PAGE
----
In addition to the cash assistance, NRCS personnel provided engineering design and layout at no additional cost. Even after spending 14 years as a commissioner for the Hardin County Soil and Water Conservation District, I’m challenged to explain just what the public gets for their investment in projects like ours. Obviously, it facilitates getting it done, as it would be harder to budget the whole cost into any years expenses, but could be covered by cutting back on other improvements. Cost share projects are designed to help keep soil from washing, and to protect water quality, and this project will have some benefit for both.
In the final analysis, the benefit is really more one of the public having some involvement in protecting the land, which really is a commonly held resource…one on which we all rely. Recent trends in farming — with fewer owner-operators and more ownership physically and generationally removed from the land — have eroded (pun intended) the understanding that good soil stewardship is a responsibility that goes with the privilege of using the land.
Farms are not like Vegas; what happens here doesn’t stay here. What we do as farmers affects us all. That’s why we’re glad to get this project done.
Most people might not see bulldozed dirt as art, but a well shaped waterway is a thing of beauty. One more thing to be thankful for.
This is a guest blog from long-time PFI member John Gilbert who farms near Iowa Falls.
The reaction to the recent piece in the New York Times warning “Don’t let your children grow up to be farmers” brings to mind similar conditions which led to the formation of Practical Farmers of Iowa.There are few things that can be as frustrating as farming (too much rain, not enough rain, markets that won’t provide a fair return), particularly when you don’t know where to turn. Frustrations are aggravated by feelings that we’re not doing a good enough job, or that our problems are from lack of fairness. Those frustrations come through in the NYT as Bren Smith laments and grasps for solutions. In the 80’s farm crisis neither crops nor livestock paid the bills reliably, particularly because so many of us were suffering from a debt hangover from the 70’s. (A cautionary note to crop producers: conditions can and do change literally over night, to the surprise of nearly everyone.)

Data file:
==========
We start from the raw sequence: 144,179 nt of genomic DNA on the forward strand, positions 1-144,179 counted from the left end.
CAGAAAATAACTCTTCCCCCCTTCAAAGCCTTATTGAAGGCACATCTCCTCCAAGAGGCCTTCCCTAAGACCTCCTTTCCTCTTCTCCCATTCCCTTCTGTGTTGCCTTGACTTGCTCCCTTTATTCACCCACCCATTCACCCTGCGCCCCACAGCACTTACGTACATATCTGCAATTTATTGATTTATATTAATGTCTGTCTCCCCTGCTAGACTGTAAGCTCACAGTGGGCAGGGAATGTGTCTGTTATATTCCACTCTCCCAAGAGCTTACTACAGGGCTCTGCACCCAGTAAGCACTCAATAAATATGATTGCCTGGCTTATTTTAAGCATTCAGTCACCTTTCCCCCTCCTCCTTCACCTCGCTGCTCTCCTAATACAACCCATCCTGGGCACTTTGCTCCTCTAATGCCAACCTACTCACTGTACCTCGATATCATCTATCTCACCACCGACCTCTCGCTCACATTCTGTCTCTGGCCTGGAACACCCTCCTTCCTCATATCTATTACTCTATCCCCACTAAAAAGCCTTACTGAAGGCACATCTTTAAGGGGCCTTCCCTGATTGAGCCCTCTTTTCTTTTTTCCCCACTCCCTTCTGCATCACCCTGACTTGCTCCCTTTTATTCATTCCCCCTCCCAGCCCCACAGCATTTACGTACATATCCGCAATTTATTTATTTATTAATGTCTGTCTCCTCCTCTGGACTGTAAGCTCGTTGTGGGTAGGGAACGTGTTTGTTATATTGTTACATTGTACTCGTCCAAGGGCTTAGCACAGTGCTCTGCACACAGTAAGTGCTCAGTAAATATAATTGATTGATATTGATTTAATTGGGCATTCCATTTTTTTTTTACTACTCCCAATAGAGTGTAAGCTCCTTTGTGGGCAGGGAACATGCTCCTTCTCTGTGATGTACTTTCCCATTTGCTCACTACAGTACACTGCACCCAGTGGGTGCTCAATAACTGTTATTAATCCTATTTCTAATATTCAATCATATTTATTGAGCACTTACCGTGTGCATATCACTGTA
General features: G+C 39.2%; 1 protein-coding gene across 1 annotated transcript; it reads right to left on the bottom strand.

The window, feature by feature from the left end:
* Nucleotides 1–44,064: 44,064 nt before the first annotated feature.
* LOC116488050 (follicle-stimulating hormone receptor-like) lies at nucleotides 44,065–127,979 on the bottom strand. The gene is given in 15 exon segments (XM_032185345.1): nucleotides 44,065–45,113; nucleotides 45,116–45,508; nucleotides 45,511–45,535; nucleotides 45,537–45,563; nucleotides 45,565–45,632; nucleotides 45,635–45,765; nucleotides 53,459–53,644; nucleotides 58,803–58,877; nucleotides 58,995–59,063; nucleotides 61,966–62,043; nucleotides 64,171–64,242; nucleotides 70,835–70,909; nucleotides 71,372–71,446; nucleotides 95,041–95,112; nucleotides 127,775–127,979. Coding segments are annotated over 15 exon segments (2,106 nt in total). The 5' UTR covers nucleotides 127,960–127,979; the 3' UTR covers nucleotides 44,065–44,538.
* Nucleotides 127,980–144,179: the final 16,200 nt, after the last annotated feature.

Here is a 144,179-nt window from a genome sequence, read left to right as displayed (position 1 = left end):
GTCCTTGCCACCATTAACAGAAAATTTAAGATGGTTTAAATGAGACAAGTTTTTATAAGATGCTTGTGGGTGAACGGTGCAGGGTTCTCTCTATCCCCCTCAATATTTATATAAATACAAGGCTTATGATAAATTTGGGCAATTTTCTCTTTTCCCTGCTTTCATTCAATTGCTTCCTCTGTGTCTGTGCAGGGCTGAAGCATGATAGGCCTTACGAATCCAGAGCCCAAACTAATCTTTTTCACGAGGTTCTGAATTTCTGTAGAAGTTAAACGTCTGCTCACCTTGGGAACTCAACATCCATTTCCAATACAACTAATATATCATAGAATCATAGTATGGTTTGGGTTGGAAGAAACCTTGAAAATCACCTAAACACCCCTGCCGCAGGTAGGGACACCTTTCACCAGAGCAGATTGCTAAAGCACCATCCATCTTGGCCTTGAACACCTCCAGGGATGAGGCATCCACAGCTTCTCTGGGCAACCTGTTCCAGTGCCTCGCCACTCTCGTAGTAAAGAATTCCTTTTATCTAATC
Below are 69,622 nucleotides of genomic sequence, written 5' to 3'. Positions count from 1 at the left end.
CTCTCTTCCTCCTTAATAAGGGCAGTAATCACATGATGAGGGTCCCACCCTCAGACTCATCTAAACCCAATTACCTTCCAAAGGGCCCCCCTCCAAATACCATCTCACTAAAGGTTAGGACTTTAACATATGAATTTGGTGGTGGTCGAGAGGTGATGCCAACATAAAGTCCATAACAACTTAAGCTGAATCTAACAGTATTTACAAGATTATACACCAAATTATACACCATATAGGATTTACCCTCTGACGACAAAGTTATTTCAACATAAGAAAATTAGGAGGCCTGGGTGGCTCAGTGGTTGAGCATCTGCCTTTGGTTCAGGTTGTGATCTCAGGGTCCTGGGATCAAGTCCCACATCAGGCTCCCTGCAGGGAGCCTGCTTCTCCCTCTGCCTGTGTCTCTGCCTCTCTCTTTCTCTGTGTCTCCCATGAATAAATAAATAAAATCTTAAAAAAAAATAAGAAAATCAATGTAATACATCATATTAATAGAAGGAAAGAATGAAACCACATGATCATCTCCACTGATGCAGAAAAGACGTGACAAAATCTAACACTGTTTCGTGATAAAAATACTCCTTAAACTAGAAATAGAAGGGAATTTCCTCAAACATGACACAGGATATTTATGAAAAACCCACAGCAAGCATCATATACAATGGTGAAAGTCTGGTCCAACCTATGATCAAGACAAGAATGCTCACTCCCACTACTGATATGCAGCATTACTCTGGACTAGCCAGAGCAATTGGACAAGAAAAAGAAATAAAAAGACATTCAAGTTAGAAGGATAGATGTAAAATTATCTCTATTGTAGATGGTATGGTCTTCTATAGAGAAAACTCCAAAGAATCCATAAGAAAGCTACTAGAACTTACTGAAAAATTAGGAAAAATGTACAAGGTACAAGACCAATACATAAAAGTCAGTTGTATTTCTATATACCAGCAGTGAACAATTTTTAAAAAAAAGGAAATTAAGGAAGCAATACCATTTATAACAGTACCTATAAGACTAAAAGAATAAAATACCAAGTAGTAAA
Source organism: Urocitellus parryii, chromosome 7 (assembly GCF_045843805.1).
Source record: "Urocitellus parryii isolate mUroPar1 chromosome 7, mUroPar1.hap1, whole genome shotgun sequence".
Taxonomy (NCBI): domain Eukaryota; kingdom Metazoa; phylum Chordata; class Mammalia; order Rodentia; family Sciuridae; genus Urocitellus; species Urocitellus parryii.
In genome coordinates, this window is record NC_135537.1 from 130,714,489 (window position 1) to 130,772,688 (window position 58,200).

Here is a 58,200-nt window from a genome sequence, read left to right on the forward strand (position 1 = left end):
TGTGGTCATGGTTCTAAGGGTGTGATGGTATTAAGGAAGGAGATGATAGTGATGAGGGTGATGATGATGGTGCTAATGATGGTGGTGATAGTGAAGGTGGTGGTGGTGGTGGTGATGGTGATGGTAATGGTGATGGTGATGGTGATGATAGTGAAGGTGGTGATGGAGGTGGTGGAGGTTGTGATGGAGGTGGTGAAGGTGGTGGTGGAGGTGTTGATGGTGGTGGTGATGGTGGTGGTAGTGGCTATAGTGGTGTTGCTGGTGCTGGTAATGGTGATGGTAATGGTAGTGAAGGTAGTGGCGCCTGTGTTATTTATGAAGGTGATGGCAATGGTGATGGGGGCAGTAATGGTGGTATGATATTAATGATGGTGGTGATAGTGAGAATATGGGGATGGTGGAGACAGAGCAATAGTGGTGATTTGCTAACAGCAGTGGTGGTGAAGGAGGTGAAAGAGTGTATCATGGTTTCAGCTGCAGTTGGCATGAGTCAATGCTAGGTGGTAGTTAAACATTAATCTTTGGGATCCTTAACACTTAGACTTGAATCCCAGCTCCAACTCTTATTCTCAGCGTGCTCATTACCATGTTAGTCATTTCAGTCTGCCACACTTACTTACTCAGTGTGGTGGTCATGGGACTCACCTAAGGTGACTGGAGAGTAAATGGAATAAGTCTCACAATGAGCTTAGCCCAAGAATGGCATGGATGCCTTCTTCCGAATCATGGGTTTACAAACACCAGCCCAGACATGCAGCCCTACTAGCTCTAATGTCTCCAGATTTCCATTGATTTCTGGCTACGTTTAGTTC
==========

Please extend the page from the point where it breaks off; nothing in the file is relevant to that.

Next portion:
Prices for crops and livestock were actually not that bad at the time, but interest rates were so high it made making debt and interest payments the real bug-a-boo. Those conditions are nothing like the Long Island local food producer is encountering, but the results and frustrations are not that different. What did Practical Farmers do for those of us trying to find our ways out of the farm crisis? Continue reading
“I would like to use cover crops on my land,” a landowner describes to farmer Tim Smith at a recent cover crop field day, “but we rent out the land and our tenant isn’t interested.”
This is not the first time Tim has heard a landowner describe this predicament and other cover crop presenters get the same questions. Tim’s first response is: You own the land. But it is often difficult for a landowner to proceed from there. Landowners often don’t know their rights nor do they have access to the tools that can help them to facilitate the conversation with their tenant.